Advance warning of cold conditions
Parts of New Zealand have experienced near record low air temperatures in the past month. For example, Tara Hills, near Omarama, recorded a minimum temperature of -14 °C on 14 June, the lowest overnight temperature since records began in 1950. The cold conditions disrupted electricity and water supplies, and caused more problems than usual for winter feeding programmes for livestock.
An example of the extreme conditions is shown in the figure below, which gives the maximum snow depths at Ashburton. The snowfall of 12 June was measured at 38 cm, the deepest on record.
The adjacent figures illustrate the likelihood of low temperatures during July. The data are derived from international models downscaled to New Zealand locations, and weather observations at each location during the past 30 years. These forecasts, accessible on Climate Explorer, are updated on a daily basis for over 100 climate measuring sites around New Zealand.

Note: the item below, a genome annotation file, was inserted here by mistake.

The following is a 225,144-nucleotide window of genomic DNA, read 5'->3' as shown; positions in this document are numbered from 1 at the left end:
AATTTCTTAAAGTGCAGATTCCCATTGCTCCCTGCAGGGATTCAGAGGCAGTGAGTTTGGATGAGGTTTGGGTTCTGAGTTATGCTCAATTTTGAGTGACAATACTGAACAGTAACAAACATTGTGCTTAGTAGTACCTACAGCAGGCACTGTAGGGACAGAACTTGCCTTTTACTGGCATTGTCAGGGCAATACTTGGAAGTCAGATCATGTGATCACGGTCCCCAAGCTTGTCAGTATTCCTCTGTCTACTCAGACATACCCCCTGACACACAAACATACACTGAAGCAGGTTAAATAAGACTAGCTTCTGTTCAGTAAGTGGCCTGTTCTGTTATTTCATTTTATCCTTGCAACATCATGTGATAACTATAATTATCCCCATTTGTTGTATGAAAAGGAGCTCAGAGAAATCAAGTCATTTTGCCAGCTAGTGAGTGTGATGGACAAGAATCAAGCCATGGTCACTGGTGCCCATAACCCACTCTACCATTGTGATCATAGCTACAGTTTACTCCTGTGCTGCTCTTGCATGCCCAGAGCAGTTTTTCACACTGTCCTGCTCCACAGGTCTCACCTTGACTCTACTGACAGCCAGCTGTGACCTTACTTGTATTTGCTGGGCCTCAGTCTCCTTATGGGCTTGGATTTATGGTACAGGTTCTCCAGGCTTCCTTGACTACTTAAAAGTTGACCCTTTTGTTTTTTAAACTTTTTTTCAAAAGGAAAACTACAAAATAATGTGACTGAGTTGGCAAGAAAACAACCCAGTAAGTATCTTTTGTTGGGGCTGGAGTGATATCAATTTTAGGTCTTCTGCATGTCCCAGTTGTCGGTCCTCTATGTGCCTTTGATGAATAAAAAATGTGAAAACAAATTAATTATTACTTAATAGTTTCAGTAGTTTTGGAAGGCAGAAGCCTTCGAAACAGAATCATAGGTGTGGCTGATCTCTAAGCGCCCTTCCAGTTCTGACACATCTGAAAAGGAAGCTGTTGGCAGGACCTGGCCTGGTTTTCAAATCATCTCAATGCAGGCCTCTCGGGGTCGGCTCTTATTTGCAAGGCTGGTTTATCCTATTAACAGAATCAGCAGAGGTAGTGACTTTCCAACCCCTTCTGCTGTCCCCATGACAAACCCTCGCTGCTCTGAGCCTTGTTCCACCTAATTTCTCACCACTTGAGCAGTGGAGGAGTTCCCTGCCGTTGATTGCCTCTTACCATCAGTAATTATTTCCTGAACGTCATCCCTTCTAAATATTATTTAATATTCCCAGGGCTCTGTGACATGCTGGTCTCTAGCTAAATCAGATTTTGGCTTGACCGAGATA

The forecasts show both the expected minimum temperature and the probability each day of temperatures dropping below 0 °C. In each case, the red line shows the climatological (or historical average) values. The dark line gives the mean model output, while the shaded band is a measure of the agreement between models – when the band is narrow, the models agree reasonably well, and higher confidence can be placed on the output.
The forecasts shown in these figures indicate that overnight temperatures at Tara Hills are likely to be lower than average on most nights during the two weeks. One exception, on 9 July, predicts the minimum temperature at almost +2 °C, but there is still a 20% chance that it will be below zero.
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